Outside of school, if I do get reactions about what I look like it's usually surprise and intrigue or surprise/disbelief and the need to point out that I don't look it at all which gets annoying after awhile, especially because it always seems to be done in a negative way.  For example, I was having a conversation with a co-worker awhile back.  I forget what we were talking about but it came up about me being certain ethnicity and she said "Well you don't look like it at all," and I was like "Ummm... ok..." mainly cause I found it kind of rude especially with the tone she used.  Then she said "Well you don't!" in an even ruder tone!  It's like what's your point exactly?   ???

Pippen

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Re: You don't look American.
« Reply #92 on: June 08, 2012, 05:49:07 PM »
Sometimes you can just tell. I had a Slovak guy staying with me who went to the supermarket and this woman comes up and asks him 'You're Slovakian aren't you?'. He was 'Yes. How did you know?' and she replied 'My husband is Slovakian and I can just tell.' then she wandered off. He wasn't wearing any branded items or bags etc so it kind of freaked him out.

Jocelyn

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Re: You don't look American.
« Reply #93 on: June 08, 2012, 11:40:12 PM »
My niece is Korean. She's been mistaken for Chinese by Chinese people. When her son was an infant, a woman accosted my sister (his grandmother) demanding to know how she had custody of a Native American child. When my sister told me the story, I agreed that the grandson did look very much like the local Native American children, more than he looked Korean.
When I went to Germany with my father's side of the family to meet our German cousins, it was very striking: all the Americans were blond or redheaded, mostly with blue eyes, and most of the Germans were dark-haired and dark-eyed.
I have a friend who is Japanese-American. She once had a man argue with her that her surname is really Italian, so she must be Italian. Both her surname and appearance are very typically Japanese.

Mental Magpie

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Re: You don't look American.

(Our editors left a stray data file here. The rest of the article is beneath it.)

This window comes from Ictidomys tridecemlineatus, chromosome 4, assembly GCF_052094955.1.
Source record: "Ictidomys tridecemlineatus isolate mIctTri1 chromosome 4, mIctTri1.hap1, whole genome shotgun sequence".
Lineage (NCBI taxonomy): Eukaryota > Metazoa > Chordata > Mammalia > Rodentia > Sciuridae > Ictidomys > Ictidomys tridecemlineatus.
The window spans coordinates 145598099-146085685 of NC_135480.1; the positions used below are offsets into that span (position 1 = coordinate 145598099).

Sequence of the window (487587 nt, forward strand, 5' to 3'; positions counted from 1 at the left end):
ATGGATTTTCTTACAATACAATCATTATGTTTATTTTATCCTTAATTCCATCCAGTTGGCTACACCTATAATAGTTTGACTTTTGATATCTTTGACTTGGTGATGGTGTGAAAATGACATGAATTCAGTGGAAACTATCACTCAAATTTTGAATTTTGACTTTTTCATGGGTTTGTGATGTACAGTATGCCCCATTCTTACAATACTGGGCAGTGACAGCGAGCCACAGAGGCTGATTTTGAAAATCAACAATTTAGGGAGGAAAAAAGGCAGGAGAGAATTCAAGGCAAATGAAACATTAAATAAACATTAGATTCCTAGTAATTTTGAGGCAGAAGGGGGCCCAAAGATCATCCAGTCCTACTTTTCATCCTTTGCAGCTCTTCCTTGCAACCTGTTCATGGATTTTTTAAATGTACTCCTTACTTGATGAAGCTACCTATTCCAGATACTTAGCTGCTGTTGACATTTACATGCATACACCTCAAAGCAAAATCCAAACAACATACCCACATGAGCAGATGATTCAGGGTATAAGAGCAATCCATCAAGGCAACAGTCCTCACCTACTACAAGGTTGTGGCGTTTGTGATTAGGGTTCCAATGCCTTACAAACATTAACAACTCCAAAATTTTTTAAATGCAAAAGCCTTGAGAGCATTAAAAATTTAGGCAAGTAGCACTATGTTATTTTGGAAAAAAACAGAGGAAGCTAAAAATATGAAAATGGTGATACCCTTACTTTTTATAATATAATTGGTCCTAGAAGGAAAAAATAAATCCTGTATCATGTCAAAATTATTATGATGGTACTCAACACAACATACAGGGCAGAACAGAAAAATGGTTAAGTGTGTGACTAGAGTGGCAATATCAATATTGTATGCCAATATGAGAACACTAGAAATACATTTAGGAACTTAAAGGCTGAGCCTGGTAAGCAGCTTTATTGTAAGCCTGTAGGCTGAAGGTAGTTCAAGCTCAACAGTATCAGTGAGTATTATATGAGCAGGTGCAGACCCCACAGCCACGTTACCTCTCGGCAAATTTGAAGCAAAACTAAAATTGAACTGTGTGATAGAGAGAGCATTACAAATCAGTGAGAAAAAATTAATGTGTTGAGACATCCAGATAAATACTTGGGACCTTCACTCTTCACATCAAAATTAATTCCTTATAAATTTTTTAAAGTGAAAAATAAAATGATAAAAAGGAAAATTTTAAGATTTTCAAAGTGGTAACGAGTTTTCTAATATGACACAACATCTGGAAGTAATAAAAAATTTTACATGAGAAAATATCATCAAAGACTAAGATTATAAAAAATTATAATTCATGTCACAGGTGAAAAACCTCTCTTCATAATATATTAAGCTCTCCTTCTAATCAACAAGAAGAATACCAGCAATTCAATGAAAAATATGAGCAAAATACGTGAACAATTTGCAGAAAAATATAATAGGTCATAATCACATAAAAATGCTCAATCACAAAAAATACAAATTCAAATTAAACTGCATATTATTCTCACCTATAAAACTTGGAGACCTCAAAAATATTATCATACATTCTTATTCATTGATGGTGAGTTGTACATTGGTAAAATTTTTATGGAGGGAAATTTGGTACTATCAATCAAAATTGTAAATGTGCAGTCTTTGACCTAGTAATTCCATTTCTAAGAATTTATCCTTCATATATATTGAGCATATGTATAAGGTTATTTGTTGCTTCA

« Reply #94 on: June 09, 2012, 12:04:37 AM »
My niece is Korean. She's been mistaken for Chinese by Chinese people. When her son was an infant, a woman accosted my sister (his grandmother) demanding to know how she had custody of a Native American child. When my sister told me the story, I agreed that the grandson did look very much like the local Native American children, more than he looked Korean.
When I went to Germany with my father's side of the family to meet our German cousins, it was very striking: all the Americans were blond or redheaded, mostly with blue eyes, and most of the Germans were dark-haired and dark-eyed.
I have a friend who is Japanese-American. She once had a man argue with her that her surname is really Italian, so she must be Italian. Both her surname and appearance are very typically Japanese.

A man once tried to argue with Dark Sister that our last name wasn't German.  It is incredibly German, as was our grandfather who spoke fluent German because, oh wait, his parents had come over on a boat and he was raised bilingual.  I've never had anyone guess wrong when they guess the origin of my last name.
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Bottlecaps

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Re: You don't look American.
« Reply #95 on: June 17, 2012, 08:01:01 PM »
I would be halfway tempted, if someone said this to me, to say, "Funny that you mention that. You don't look like an idiot."

But that would be very, very rude - so don't do that. :-P
"Some of the most wonderful people are the ones who don't fit into boxes." -Tori Amos


Lady Snowdon

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Re: You don't look American.
« Reply #96 on: June 24, 2012, 10:43:00 AM »
I am Irish/English/Scottish/Polish/Norwegian/Swedish.  Thanks to the lovely mashing of genetic types, I do not look like any particular ethnicity.  I'm just your average generic American mutt; brown hair, blue eyes, pale skin.  I don't get any comments on how I look, but I certainly get the "You don't sound like you're from here" comments!  I work in customer service, and I've had people assume I'm in India, I'm in Mexico, plus a random smattering of US states.  I live and work in Minnesota, but nobody seems to think that could possibly be true.  If I tell people where I am, I get comments like "you don't sound Minnesotan!" or "you're lying - you can't possibly be up there".   

My aunt is more of the Black Irish stereotype, with brown eyes, black hair, and very dark olivey skin.  She had a daughter who has blond hair, green eyes and very pale skin.  I know of at least two times where she was accused of not being my cousin's actual mother because "you look too different".